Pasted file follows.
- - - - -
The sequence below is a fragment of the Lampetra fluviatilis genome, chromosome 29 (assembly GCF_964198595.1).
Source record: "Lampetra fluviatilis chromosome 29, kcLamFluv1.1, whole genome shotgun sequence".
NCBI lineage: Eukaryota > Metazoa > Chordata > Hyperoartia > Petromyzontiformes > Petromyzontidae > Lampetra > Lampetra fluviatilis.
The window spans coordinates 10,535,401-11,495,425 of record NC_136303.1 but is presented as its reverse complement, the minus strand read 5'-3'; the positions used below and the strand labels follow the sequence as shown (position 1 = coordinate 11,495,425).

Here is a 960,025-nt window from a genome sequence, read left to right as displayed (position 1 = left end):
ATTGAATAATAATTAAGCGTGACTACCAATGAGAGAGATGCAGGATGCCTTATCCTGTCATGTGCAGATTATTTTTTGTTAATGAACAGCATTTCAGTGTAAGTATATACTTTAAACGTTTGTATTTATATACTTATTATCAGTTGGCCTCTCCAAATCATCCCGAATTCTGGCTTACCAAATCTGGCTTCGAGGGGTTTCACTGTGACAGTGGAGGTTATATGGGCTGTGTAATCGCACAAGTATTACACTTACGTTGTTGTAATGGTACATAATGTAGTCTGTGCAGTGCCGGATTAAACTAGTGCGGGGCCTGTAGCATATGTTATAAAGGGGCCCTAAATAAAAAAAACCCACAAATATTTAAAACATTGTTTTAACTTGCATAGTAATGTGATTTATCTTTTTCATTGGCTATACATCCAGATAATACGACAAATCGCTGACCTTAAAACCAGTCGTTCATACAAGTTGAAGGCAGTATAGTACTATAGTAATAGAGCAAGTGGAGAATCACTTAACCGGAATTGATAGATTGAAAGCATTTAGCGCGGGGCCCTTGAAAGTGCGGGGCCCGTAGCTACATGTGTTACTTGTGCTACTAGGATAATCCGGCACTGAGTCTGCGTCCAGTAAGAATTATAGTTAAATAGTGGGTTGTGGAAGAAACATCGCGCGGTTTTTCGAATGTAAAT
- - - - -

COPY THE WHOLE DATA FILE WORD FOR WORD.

The sequence below is a fragment of the Lampetra fluviatilis genome, chromosome 29 (assembly GCF_964198595.1).
Source record: "Lampetra fluviatilis chromosome 29, kcLamFluv1.1, whole genome shotgun sequence".
NCBI lineage: Eukaryota > Metazoa > Chordata > Hyperoartia > Petromyzontiformes > Petromyzontidae > Lampetra > Lampetra fluviatilis.
The window spans coordinates 10,535,401-11,495,425 of record NC_136303.1 but is presented as its reverse complement, the minus strand read 5'-3'; the positions used below and the strand labels follow the sequence as shown (position 1 = coordinate 11,495,425).

Here is a 960,025-nt window from a genome sequence, read left to right as displayed (position 1 = left end):
ATTGAATAATAATTAAGCGTGACTACCAATGAGAGAGATGCAGGATGCCTTATCCTGTCATGTGCAGATTATTTTTTGTTAATGAACAGCATTTCAGTGTAAGTATATACTTTAAACGTTTGTATTTATATACTTATTATCAGTTGGCCTCTCCAAATCATCCCGAATTCTGGCTTACCAAATCTGGCTTCGAGGGGTTTCACTGTGACAGTGGAGGTTATATGGGCTGTGTAATCGCACAAGTATTACACTTACGTTGTTGTAATGGTACATAATGTAGTCTGTGCAGTGCCGGATTAAACTAGTGCGGGGCCTGTAGCATATGTTATAAAGGGGCCCTAAATAAAAAAAACCCACAAATATTTAAAACATTGTTTTAACTTGCATAGTAATGTGATTTATCTTTTTCATTGGCTATACATCCAGATAATACGACAAATCGCTGACCTTAAAACCAGTCGTTCATACAAGTTGAAGGCAGTATAGTACTATAGTAATAGAGCAAGTGGAGAATCACTTAACCGGAATTGATAGATTGAAAGCATTTAGCGCGGGGCCCTTGAAAGTGCGGGGCCCGTAGCTACATGTGTTACTTGTGCTACTAGGATAATCCGGCACTGAGTCTGCGTCCAGTAAGAATTATAGTTAAATAGTGGGTTGTGGAAGAAACATCGCGCGGTTTTTCGAATGTAAAT